What I Learned As The Only Woman On My Team In The Tech Industry

Photographed by Kate Anglestein
Ginny Hogan is an LA-based writer and stand-up comedian. She's a contributor to The New Yorker, The New York Times and McSweeney's. Forbes recently profiled her as a rising satire star, and she was on this list of top humorists for 2019. She's just published her first book, Toxic Femininity in the Workplace with Morrow Gift, an imprint of HarperCollins. Here she tells the story that inspired her to write the book...
I worked as a data scientist in the tech industry in the US for three years. On two of four teams, I was the only woman (aka the lone voice of reason). During those years, I learned a small amount about mortgages, a medium amount about statistical inference, and an enormous amount about gender politics. Not a day went by without me witnessing a new manifestation of sexism – people are right, Silicon Valley is innovative!
I went to an all-girls school from the age of 5 to the age of 18, so men in general throw me. My first week of college, I was on what we call a co-ed (i.e. mixed) floor, and I saw a boy walk out of the shower in nothing but a towel. I called my mother and told her I thought I was overwhelmed and needed to come home (it didn’t help my anxiety that he was very cute). I became a maths major and was surrounded by men for the first time (how I managed to concentrate on the theorems is beyond me). Still, most of my friends were women, and I didn’t feel too overwhelmed by the culture.
Everything changed when I joined the tech industry. I was around almost all men and, unlike in school, I had to spend the days with them – I couldn’t leave when my classes were over. At times, I’d have one other woman on my team, and we always became close friends (we bonded over the shared experience of being the only two women, but I also think if we hadn’t become friends, our male colleagues would have been uncomfortable). I worked with a few men who were overtly terrible, but I also found that even among men who didn’t behave egregiously, there were still challenges to being the only woman on my team.
It can be difficult to tell during the interview process what a company will be like, so I learned to find people who’d worked there before to ask. Toxic masculinity is often much quieter than the people promulgating it. I was surrounded by aggressive men who yelled on the phone in the middle of cramped office spaces, but their sexist remarks came in at a lower decibel. One man suggested I wasn’t sufficiently interested in the company because I didn’t smile enough. Was he referencing my resting I-work-with-all-men-and-it-wears-me-out face? Another kept describing female candidates as "poor culture fits" but failed to provide any explanation why. Sometimes, it wasn’t subtle at all, like my former coworker who routinely called people "pussies". I had a marvellous time recounting that to the HR director when they finally decided to fire him. I didn’t want to say it out loud, so instead I just said it started with a 'p' and waited for him to guess. None of this would have been obvious during the interview process, though – I can’t really imagine deciding to join a company after watching someone throw a chair.
I learned that I represented all women to many of my male coworkers. I can’t count the number of times someone asked me for advice about texting a woman they’d gone out with (I once suggested a coworker write, "I had a really nice time last night, would you like to go out again?" and his mind was blown. Men are dumb). While I didn’t always dislike becoming friends with my coworkers, the downside was that if I made a mistake, I risked them thinking less of women in general.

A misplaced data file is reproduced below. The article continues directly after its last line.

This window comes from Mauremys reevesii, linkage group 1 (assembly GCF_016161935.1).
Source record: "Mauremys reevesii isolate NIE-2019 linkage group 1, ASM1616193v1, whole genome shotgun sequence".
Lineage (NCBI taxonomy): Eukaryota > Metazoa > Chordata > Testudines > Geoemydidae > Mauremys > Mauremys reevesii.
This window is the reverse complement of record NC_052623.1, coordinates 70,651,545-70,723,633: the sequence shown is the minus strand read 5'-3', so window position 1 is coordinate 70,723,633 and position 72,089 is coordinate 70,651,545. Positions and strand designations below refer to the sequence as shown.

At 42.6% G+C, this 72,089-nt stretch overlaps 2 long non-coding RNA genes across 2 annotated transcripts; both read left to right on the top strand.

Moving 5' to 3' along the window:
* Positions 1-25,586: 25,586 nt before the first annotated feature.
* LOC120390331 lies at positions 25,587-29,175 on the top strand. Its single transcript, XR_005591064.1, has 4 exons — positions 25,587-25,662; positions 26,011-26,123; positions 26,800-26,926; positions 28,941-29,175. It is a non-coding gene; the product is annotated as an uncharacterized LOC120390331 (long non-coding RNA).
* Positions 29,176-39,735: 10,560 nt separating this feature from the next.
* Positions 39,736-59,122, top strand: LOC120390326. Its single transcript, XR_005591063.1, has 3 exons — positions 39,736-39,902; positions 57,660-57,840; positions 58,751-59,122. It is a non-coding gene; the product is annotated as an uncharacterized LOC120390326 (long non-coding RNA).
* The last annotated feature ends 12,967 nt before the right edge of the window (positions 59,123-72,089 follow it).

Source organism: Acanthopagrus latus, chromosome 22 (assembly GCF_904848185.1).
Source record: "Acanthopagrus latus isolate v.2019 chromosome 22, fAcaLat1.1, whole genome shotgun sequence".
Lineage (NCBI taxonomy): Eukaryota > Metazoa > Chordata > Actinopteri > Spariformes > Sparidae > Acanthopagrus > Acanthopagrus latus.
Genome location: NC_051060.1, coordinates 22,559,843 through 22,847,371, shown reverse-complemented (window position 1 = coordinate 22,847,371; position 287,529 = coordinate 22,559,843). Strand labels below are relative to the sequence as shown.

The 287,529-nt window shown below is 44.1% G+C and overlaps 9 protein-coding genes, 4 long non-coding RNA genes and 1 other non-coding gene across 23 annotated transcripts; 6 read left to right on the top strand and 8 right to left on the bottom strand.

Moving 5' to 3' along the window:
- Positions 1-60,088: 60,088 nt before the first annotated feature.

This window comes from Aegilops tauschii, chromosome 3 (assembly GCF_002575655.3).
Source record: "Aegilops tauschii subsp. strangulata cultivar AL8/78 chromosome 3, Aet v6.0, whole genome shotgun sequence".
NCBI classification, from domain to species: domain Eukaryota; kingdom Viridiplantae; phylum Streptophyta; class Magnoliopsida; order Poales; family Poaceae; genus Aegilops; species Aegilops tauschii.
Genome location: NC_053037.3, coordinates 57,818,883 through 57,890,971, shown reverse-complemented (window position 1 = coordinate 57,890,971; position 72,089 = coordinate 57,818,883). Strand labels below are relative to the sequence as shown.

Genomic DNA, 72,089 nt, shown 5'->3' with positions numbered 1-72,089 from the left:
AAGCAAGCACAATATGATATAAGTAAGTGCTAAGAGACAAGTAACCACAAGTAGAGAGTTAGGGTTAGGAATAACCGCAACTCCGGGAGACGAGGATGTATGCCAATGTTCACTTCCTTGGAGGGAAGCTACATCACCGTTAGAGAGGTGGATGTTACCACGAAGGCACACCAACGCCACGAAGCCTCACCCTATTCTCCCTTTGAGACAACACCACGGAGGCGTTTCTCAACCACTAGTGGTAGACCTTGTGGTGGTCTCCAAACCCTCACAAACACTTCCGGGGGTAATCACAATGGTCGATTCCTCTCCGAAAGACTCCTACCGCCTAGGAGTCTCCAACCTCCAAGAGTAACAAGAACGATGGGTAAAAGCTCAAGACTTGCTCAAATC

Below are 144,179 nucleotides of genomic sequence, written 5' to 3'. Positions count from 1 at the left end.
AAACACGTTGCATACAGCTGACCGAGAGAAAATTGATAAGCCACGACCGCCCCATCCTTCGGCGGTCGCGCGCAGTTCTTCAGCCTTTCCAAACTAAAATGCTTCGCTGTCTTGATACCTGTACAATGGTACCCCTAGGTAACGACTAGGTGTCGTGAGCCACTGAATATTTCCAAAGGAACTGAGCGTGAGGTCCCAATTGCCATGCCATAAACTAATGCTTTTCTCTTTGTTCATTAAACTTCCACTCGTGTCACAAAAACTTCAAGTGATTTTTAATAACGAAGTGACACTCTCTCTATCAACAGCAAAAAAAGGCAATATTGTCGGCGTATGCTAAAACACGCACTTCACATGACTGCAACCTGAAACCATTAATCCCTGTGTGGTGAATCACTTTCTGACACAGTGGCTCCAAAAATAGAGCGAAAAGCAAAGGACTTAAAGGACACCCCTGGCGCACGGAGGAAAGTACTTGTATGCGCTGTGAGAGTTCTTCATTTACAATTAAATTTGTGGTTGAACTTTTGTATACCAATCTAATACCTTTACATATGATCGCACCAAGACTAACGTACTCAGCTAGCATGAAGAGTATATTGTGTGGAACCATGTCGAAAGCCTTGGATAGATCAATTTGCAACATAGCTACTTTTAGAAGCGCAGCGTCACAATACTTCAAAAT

I was a data scientist and wrote code most of the day, but I hadn’t been a computer science major in college and there was a lot I didn’t know about the specifics of certain databases and programming languages. I had colleagues who almost seemed to expect it when I made a mistake, and I found that so disheartening. I did work harder than my male coworkers, but I didn’t want to have to. Although this sounds like a joke, I do strongly support women’s right to be as mediocre at their jobs as men are. The tech industry is filled with lazy people who get by because they have a desirable skill set, and I don’t see why women shouldn’t get in on that.
As the only woman on my team, I developed empathy for anyone who feels separate from the rest of their community. Not much in life is actually a zero-sum game, and diversity certainly is not. I was on teams with only one or two people of colour, and some of their complaints bore strong resemblances to mine. A lack of diversity leads to groupthink where everyone is putting forth the same ideas, and it doesn’t matter if that diversity is across gender, race, religion, sexual orientation, age or anything else. Companies that are interested in fresh ideas will prioritise hiring diverse candidates.
Tech startups are challenging because the culture asks for complete devotion. I’ve had managers suggest that if I were truly committed to the company’s mission, I wouldn’t care that my male coworker was throwing a chair. Still, workplace sexism is certainly not limited in scope. Sexism permeates every industry and possibly every individual company. As the only woman on my team, I learned a lot about how others perceive you when you’re different and how sexism can manifest in subtle ways. I stopped working in tech in 2017, though, and I’m hopeful. The #MeToo movement hadn’t started when I left, and I have noticed a massive change in the way women are empowered to call out negative experiences. While there’s still an enormous amount of work to be done, I feel optimistic about the future.

More from Work & Money

R29 Original Series